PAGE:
Photographs of the singer Beyoncé becoming the first black woman to wear the 128-carat Tiffany diamond were meant to symbolise a break with the past and hint at a sparkling, inclusive future.
Instead, the 28-time Grammy winner has been accused of helping to “blackwash” the precious stone, one of the most dazzling symbols of British colonialism in Africa.
Before this week’s launch of Tiffany’s new advertising campaign, “About Love”, its enormous yellow diamond had been worn by only three women since it was dug out of South Africa’s Kimberley mine in 1877 and sold to the jeweller’s founder Charles Lewis Tiffany. Pictures of Audrey Hepburn wearing it in publicity photographs for the 1961 film Breakfast at Tiffany’s are part of Hollywood history.
The campaign emphasised that Beyoncé, 39, “becomes the first black woman” to be entrusted with the gem, reflecting the company’s “continued support towards underrepresented communities”. The business has pledged $2 million toward scholarships at historically black colleges and universities. LVMH, its parent company, is valued at more than $320 billion.
The singer’s appearance with the diamond drew attention to its origins at a time when British colonial authorities imposed harsh practices against African mine labourers, a precursor to racial segregation under apartheid rule and a template for foreign profiteering from the continent’s natural resources.
“If black success is defined by being paid to wear white people’s large colonial diamonds, then we are truly still in the sunken place,” Karen Attiah, the Ghanaian-American commentator, wrote in The Washington Post. “So, yes, it doesn’t go too far to say: Beyoncé is wearing a blood diamond,” Attiah added.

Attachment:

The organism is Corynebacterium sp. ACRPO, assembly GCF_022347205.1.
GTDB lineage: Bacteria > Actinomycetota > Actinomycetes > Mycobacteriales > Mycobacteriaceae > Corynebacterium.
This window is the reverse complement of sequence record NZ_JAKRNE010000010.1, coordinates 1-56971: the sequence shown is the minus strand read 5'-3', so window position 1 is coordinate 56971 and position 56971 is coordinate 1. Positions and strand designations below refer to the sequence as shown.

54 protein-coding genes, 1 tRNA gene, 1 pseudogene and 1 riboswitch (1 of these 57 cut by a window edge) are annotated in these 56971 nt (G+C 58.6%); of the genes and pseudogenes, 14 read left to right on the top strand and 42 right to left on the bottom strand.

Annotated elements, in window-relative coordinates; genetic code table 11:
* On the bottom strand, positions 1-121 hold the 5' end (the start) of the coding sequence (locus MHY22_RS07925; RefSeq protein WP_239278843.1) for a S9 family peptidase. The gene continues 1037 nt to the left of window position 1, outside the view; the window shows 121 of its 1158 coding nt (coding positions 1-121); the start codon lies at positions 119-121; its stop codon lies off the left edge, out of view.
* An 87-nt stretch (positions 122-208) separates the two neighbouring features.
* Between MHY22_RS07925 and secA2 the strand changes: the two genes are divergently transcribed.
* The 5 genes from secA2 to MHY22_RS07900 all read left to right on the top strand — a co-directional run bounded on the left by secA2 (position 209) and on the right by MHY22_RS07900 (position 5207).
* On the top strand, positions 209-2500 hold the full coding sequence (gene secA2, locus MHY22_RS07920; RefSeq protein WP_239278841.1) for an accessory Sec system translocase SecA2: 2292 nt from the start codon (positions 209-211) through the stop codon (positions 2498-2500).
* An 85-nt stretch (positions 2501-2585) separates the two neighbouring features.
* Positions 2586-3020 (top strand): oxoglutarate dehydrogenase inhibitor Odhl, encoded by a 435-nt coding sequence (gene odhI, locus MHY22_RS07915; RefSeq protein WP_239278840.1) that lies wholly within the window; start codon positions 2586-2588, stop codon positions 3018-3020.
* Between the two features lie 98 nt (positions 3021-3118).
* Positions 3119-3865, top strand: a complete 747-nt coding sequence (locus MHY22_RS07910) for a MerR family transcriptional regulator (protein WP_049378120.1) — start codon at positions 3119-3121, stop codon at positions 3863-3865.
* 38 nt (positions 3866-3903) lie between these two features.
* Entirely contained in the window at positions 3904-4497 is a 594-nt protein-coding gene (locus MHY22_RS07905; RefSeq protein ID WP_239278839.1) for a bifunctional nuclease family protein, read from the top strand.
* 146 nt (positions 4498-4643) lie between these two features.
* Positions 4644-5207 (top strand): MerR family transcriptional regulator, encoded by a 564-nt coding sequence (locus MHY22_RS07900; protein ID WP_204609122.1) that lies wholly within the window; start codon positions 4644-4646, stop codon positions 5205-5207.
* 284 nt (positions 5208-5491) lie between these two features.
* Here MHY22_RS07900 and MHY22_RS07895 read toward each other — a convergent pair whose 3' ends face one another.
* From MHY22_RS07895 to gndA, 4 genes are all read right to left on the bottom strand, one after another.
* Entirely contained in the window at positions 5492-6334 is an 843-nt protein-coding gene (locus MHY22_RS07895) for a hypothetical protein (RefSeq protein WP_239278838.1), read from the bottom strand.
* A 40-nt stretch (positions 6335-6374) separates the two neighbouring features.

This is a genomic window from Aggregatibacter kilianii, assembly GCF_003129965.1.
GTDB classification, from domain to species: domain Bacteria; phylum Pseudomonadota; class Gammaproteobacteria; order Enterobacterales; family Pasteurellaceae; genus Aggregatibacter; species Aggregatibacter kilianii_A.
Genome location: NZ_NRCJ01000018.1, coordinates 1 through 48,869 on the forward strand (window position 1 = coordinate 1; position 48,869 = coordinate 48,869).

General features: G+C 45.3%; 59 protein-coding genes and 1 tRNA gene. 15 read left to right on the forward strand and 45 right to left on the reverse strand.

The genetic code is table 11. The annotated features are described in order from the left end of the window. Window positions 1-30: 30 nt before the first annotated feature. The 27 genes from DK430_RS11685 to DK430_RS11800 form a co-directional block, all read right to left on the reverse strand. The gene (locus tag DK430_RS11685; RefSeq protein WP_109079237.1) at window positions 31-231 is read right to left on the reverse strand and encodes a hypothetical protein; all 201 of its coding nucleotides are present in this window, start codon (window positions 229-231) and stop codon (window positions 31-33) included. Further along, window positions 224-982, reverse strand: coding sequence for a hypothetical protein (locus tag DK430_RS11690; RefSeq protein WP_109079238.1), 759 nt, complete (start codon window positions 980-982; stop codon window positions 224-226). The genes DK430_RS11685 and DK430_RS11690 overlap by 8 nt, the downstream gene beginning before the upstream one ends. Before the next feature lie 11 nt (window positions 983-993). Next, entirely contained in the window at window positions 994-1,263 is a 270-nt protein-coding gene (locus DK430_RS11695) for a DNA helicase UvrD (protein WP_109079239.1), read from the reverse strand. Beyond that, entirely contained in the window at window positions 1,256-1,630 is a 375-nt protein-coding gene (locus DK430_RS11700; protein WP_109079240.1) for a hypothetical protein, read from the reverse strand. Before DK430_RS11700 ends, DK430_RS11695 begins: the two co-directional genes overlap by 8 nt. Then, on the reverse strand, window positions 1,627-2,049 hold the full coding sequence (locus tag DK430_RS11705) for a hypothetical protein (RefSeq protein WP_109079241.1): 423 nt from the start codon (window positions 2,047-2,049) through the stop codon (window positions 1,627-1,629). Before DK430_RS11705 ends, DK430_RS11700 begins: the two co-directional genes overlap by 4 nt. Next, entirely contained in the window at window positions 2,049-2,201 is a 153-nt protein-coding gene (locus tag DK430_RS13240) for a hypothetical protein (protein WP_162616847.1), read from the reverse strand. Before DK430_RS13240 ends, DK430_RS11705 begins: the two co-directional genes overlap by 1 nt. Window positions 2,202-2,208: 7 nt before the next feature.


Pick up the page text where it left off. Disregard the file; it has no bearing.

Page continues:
Tina Knowles, Beyoncé’s mother, defended her daughter in a statement on Instagram asking critics to check the provenance of their own jewellery. “How many of you socially conscious activists own diamonds? I thought so! Well guess what did you go to try to check to see where the diamond came from? Probably not.”
According to a report in The Sun, the singer was surprised to learn about the history of the jewel. “Beyoncé is aware of the criticism and is disappointed and angry that she wasn’t made aware of questions about its history,” an unnamed source told the paper. “She thought that every final detail had been better, but now she realises that the diamond itself was overlooked.”
Tiffany’s advert which also features Beyoncé’s husband, Jay-Z, the rapper, is not the first time the pair have been accused of offending Africans in the diaspora and on the continent. Last year, Nigerian activists questioned Beyoncé’s offer to send food and shelter when they were campaigning against police brutality. Her visual album Black is King drew criticism for featuring colonial-era tropes and conflating the individual cultures and ethnicities of the continent’s 54 nation states.
Jay-Z, 51, who was born Shawn Carter, endured a social media backlash in 2019 for signing a music deal with the NFL despite its alleged poor treatment of the player Colin Kaepernick who knelt during the national anthem to protest police brutality. Jay-Z defended his arrangement with NFL to the New York Times: “As long as real people are being hurt and marginalized and losing family members, then yes, I can take a couple rounds of negative press.”
Asanda Ngoasheng, a South African academic and activist on race, welcomed the debate about the diamond campaign and the “highly problematic” roles of Beyoncé and Jay-Z. “They cannot use their Blackness as a shield to protect them from criticism, including from Africans living on the continent. This couple seems to move from one problematic issue to the next, so it cannot be anything but a conscious decision to lend themselves to ‘black washing’ certain brands to give them credibility,” she said.